When You Owe IRS

This column, in slightly different format, originally appeared in The San Francisco Examiner Newspaper, October 26, 1997

Copyright 1995-7 Robert L. Sommers, all rights reserved.

When You Owe IRS

When IRS says you owe money, don’t panic. Take one step at a time. Remember, you have rights. Review the interest charge: It is estimated IRS miscalculates interest charges 25 percent of the time. Determine whether interest is based on the correct year; then, check the amount. Calculate a rough estimate of interest at 1 percent per month. If you owe interest on $1,000 for two years, the notice should state approximately $240 in interest.

Check The Penalties

Often, an IRS computer generates penalties that can be fully abated. A negligence penalty, for instance, does not automatically apply if the taxpayer is wrong -- the taxpayer must be negligent. Penalties are negotiable, so always try to get penalty charges excused. You may now abate interest when IRS, through ministerial or managerial acts ( loss of records, agent training or personnel transfers), causes unreasonable errors or delays.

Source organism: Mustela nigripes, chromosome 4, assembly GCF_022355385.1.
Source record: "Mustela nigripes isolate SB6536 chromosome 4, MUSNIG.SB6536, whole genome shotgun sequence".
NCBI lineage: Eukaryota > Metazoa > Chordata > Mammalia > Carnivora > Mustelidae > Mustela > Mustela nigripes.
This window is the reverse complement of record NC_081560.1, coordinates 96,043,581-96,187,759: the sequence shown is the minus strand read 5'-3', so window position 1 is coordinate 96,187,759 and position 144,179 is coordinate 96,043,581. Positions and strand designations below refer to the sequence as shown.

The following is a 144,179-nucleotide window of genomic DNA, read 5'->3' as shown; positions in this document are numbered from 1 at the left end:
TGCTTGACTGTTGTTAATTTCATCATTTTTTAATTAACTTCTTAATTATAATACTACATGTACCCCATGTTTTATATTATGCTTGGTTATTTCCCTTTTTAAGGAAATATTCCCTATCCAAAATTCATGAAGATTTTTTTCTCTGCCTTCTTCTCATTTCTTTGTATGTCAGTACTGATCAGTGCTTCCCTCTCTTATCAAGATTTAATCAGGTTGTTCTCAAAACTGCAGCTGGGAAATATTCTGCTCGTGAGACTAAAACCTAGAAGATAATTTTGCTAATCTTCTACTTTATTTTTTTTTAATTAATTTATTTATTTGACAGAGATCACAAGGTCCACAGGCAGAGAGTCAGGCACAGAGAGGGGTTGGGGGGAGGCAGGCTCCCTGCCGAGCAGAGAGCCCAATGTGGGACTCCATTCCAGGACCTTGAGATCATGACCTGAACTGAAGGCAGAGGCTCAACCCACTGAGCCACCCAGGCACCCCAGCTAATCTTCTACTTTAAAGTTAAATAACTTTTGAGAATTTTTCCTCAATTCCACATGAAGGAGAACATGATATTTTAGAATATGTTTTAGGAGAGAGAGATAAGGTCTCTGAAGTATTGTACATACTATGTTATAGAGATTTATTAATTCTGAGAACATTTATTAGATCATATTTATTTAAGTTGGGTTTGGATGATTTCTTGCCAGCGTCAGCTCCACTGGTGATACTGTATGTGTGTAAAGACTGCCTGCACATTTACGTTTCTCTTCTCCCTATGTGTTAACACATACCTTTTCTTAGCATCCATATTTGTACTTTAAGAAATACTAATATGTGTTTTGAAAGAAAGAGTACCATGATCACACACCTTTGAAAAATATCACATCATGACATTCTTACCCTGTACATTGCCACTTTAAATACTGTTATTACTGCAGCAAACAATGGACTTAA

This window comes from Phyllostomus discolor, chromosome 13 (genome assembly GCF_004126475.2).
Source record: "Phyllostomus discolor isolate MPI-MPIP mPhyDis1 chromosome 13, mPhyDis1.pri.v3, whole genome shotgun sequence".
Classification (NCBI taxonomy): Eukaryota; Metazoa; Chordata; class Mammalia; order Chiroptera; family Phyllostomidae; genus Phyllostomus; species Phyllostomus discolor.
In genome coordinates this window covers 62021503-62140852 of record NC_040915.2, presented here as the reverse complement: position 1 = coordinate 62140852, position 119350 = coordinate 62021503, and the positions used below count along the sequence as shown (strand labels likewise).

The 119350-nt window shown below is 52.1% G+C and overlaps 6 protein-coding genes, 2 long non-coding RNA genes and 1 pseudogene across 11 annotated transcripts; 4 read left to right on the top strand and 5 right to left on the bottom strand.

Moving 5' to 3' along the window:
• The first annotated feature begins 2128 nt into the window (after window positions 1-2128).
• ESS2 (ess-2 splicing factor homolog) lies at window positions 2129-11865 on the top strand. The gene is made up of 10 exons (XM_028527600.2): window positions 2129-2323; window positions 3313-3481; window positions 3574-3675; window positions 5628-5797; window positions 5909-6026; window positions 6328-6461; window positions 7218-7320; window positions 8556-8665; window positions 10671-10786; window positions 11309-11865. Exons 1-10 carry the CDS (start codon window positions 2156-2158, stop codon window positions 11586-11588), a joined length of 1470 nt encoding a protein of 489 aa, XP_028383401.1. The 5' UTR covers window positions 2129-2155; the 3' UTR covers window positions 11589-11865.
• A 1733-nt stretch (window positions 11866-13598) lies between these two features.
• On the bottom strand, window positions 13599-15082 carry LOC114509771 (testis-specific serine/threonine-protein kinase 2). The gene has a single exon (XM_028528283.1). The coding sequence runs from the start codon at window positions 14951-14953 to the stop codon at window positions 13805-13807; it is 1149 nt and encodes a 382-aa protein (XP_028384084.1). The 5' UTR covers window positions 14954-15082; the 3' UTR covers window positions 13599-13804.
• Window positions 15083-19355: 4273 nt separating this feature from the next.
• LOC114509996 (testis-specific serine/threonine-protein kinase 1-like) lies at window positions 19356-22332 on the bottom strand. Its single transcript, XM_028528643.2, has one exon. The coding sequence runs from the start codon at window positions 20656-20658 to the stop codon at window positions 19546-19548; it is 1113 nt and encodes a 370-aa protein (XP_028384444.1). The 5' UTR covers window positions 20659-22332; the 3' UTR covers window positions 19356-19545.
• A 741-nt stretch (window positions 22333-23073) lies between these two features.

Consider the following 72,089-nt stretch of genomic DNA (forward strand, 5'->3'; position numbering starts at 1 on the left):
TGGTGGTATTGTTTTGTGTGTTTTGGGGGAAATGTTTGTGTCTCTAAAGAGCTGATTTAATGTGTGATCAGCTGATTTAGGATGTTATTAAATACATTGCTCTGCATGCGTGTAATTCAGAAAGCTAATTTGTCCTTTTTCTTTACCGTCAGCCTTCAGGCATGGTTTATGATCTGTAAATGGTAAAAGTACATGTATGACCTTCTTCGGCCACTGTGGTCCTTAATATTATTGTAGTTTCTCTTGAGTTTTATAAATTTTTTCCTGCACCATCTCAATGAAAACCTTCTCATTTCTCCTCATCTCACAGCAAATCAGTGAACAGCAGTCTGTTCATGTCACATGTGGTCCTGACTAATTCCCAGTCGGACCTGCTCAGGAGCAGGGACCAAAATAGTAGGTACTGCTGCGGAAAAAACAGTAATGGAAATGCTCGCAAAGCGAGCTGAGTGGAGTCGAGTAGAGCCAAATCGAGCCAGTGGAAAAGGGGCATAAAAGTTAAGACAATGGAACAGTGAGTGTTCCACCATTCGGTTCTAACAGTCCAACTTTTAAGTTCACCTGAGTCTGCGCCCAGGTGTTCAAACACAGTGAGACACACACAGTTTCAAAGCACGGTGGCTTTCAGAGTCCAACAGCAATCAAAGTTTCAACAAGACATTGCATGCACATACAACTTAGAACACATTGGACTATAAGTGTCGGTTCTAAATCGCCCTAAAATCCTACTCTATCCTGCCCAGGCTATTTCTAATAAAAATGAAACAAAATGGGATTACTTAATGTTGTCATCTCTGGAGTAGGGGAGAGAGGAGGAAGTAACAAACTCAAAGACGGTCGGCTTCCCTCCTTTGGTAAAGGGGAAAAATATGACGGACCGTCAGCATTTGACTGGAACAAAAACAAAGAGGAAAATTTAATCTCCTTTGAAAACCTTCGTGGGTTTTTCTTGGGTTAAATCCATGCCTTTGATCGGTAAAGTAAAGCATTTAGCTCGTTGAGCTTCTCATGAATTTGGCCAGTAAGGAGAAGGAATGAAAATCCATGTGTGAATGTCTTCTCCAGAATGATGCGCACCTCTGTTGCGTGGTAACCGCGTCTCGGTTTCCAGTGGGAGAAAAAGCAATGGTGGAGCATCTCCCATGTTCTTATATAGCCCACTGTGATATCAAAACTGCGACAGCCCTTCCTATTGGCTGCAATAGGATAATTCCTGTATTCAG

Don't pay until you are certain IRS is correct: Once you pay an erroneous statement, it is difficult to get a refund. As long as IRS expects money from you, your bargaining position is stronger. But once you concede taxes are owed, and that the interest is calculated correctly -- and if you cannot reduce or eliminate the penalties -- then send a check (marked with the tax year and your Social Security number). Keep copies.

If you owe the IRS but cannot pay, generally there are three alternatives:

Installment Arrangement

Enter into an installment arrangement to pay IRS over time. You’ll be promising to pay the full taxes owing, plus interest, usually in equal monthly installments, but IRS will not take collection action while the agreement is in force. You must provide financial information so that IRS may determine whether you can afford to pay the tax immediately. Installment arrangements work best when the taxpayer has a steady income; those on commissions or working for themselves often have difficulty maintaining monthly payments.